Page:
Bob Bowman: What's going on with sales and operations planning, S&OP? We're going to find out in my conversation today with KC Quah. He is research director with Gartner. KC, welcome.
KC Quah: Thank you.
Bob Bowman: You know, S&OP is not a new concept by any means but what's going on with it today? What does a S&OP process look like today?
KC Quah: You know, the reality is, you're right. S&OP has been known over 30 years. Most people forget that. And the interesting thing is, it hasn't changed. It's still the same process. It's still about making sure you have enough demand with backed up by supply to support the revenue or financial goals at a company.
Bob Bowman: Well, why do one at all?
KC Quah: Well, that's great question. And I think that question comes up because the first problem is, people think it's a supply-chain process. And S&OP is actually not a supply-chain process. It's a business process. Go back to the definition I just said, it hasn't fundamentally changed because companies today still want to know do I have enough demand to support and supply to support the revenue goals at a company. And that's fundamentally something I say and repeat because it takes a while to sink in. It's like, wait, so where's supply-chain? Well, supply-chain is about figuring out what the forecast might look like working with other groups in a company, it is about understanding supply and inventory and all that. But ultimately, it is about how a company runs, how a company can make money, and how a company can balance cost versus service.
Bob Bowman: Well, you say it hasn't changed all these years. Should it have changed? I mean, what is happening these days in the supply chain that suggested maybe companies are to take a fresh approach to S&OP.
KC Quah: Okay. So a little history lesson maybe. So S&OP I should say evolved a little bit in the early 2000s. It lost a little shine because companies were having difficulty implementing a full-blown S&OP process and we can talk about how difficult that is. And so this thing called integrated business plan came about. And you're nodding because everybody says IBP and they use it interchangeably with S&OP. But really, it isn't. It was a rebranding, first of all, of S&OP but it rebranded with a couple of nuances. The first nuance is IBP introduce strategic planning. Before, sales and operations plan was about planning and execution but it kind of missed that whole strategic longer-term look, two to five years, two to 10 years. IBP added that element of strategic planning up to five, 10 years.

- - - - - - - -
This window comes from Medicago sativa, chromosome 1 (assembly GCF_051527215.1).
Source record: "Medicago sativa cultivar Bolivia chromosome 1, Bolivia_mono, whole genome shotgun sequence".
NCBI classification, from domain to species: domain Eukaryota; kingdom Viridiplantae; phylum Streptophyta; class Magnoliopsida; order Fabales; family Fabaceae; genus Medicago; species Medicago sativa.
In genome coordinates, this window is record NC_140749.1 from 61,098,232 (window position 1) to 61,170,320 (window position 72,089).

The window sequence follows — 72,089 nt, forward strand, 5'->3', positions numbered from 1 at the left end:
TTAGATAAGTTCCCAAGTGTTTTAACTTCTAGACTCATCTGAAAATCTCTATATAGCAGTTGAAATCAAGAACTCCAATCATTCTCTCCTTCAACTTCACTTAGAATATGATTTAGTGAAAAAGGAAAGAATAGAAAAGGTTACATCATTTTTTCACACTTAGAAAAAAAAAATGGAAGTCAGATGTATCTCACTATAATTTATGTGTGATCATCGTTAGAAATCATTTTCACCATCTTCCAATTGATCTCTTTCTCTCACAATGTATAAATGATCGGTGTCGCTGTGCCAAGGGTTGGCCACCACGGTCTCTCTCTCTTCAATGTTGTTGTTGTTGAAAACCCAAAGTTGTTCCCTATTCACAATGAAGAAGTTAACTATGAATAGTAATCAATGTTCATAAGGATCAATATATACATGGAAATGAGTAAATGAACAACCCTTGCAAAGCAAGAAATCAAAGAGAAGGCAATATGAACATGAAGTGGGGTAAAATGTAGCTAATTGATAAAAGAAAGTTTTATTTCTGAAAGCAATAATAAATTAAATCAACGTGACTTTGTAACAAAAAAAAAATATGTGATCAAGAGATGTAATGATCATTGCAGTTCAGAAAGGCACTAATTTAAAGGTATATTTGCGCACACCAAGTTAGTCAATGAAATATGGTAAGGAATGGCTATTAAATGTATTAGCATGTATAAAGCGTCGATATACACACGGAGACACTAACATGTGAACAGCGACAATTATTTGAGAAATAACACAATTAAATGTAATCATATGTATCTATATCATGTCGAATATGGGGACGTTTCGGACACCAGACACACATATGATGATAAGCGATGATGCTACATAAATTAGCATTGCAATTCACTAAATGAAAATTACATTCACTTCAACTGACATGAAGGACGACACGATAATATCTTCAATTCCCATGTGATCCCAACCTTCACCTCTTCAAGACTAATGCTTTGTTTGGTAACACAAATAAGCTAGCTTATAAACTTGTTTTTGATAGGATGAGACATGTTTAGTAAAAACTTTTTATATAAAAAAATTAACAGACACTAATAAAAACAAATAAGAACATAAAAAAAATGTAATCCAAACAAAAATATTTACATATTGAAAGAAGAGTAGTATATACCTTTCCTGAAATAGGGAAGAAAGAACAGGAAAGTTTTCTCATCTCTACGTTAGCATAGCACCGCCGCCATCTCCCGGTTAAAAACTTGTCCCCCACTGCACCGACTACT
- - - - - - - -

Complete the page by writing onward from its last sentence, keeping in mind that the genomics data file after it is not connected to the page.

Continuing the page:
The second thing IBP started to talk about and emphasize was the integration of the layers, how the strategic layer informs the planning layer, how the planning layer informs the execution layer, and how when things actualize, it actually feeds upwards as well.
The third thing is the whole idea of you have to monetize your demand. Because talking about units is not what a company is about. It's about making money, at the end of the day. And so if you don't monetize your demand, you really don't know how close you are to those goals. And so this term of IBP kind of did evolve and more S&OP and I think to your question, should it evolve. I think it has changed some, but the fundamentals are still there. The change is mainly technology driven and the pace of business. And people talk about clock speed being faster and faster. And so I think the ability of S&OP to sense and respond has gotten a lot faster over the years.
Bob Bowman: You talk about the pace of change. Is it even possible these days to predict anything with accuracy five to 10 years out?
KC Quah: It's never been possible to predict anything five to 10 years out.
Bob Bowman: And yet it's a desirable goal all the same. I don't understand the disconnect there.
KC Quah: Well, just because it's hard, doesn't mean you shouldn't do it kind of thing, right? And there're a couple of concepts that Gartner talks about. The first is range planning. Any point forecast is wrong because nobody's crystal ball is absolutely perfect. And so the first thing you have to recognize is there's a range of possibilities. And so first thing, so one of the things you focus on is how do you do range planning? What are the upside opportunities, what are the downside risk? What assumptions and indicators lead you to think that one versus the other scenario is more likely to become true? So that's one thing, the ability to do range planning further out.
The second is this idea of ... I kind of tongue in cheek call it approximately accurate versus precisely wrong. And there's some research that a colleague of mine has written on this but it's about aggregating up to the point where you have an approximate understanding of what's going to happen and the important parts of it versus planning to such level of detail that you're precisely off track and wrong. Because you're right, the visibility out that far is just not there.